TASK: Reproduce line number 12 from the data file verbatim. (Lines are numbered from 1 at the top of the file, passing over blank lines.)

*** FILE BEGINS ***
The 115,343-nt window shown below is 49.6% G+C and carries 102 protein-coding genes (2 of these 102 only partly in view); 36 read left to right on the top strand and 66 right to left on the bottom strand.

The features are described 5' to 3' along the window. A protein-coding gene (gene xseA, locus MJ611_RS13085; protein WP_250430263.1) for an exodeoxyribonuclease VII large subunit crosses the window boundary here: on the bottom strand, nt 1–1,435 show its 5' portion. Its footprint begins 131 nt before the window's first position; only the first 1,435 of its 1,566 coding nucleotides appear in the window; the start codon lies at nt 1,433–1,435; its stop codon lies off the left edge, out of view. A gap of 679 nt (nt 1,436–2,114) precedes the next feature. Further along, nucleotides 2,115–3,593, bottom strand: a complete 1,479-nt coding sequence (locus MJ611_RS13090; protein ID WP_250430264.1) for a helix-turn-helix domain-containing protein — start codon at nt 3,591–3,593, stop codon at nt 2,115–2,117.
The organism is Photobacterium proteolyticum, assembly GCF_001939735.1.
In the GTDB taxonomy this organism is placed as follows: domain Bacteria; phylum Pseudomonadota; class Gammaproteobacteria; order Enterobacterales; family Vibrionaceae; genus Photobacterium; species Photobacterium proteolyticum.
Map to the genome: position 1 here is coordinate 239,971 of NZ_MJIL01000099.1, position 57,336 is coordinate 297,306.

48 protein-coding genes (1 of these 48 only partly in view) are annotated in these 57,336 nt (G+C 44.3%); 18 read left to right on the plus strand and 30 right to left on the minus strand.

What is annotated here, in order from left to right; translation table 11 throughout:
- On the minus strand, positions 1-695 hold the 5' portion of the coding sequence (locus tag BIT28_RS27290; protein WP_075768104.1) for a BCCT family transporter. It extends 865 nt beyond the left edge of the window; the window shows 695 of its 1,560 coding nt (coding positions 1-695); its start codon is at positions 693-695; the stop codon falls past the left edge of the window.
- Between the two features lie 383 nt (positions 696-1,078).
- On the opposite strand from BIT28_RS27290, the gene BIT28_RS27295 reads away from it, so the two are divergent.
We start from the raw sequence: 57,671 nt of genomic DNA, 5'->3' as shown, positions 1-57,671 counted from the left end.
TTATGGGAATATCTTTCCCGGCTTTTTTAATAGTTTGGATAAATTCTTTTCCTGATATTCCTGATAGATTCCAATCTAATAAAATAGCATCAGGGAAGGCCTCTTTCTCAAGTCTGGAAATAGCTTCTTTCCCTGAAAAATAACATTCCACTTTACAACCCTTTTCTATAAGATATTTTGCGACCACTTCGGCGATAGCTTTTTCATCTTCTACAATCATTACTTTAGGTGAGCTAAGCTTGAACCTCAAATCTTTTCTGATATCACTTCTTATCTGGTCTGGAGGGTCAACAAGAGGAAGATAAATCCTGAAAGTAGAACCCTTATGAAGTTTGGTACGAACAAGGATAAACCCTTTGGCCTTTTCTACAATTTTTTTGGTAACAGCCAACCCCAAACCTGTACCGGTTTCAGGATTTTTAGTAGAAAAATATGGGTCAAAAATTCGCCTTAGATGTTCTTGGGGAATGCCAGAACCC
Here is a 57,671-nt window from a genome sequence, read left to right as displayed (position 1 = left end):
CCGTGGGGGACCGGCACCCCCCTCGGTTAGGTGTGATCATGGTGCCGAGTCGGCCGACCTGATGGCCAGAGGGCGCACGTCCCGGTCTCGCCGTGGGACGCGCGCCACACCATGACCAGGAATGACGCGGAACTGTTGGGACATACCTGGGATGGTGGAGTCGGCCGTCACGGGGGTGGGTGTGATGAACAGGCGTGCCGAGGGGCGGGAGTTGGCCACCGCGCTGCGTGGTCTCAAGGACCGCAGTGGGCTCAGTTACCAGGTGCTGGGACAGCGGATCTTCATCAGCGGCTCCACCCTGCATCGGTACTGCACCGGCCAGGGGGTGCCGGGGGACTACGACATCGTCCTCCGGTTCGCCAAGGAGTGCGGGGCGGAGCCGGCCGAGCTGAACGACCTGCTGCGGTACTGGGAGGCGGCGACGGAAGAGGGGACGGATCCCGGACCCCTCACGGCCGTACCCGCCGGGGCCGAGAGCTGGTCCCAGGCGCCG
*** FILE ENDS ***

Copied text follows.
TTATGGGAATATCTTTCCCGGCTTTTTTAATAGTTTGGATAAATTCTTTTCCTGATATTCCTGATAGATTCCAATCTAATAAAATAGCATCAGGGAAGGCCTCTTTCTCAAGTCTGGAAATAGCTTCTTTCCCTGAAAAATAACATTCCACTTTACAACCCTTTTCTATAAGATATTTTGCGACCACTTCGGCGATAGCTTTTTCATCTTCTACAATCATTACTTTAGGTGAGCTAAGCTTGAACCTCAAATCTTTTCTGATATCACTTCTTATCTGGTCTGGAGGGTCAACAAGAGGAAGATAAATCCTGAAAGTAGAACCCTTATGAAGTTTGGTACGAACAAGGATAAACCCTTTGGCCTTTTCTACAATTTTTTTGGTAACAGCCAACCCCAAACCTGTACCGGTTTCAGGATTTTTAGTAGAAAAATATGGGTCAAAAATTCGCCTTAGATGTTCTTGGGGAATGCCAGAACCC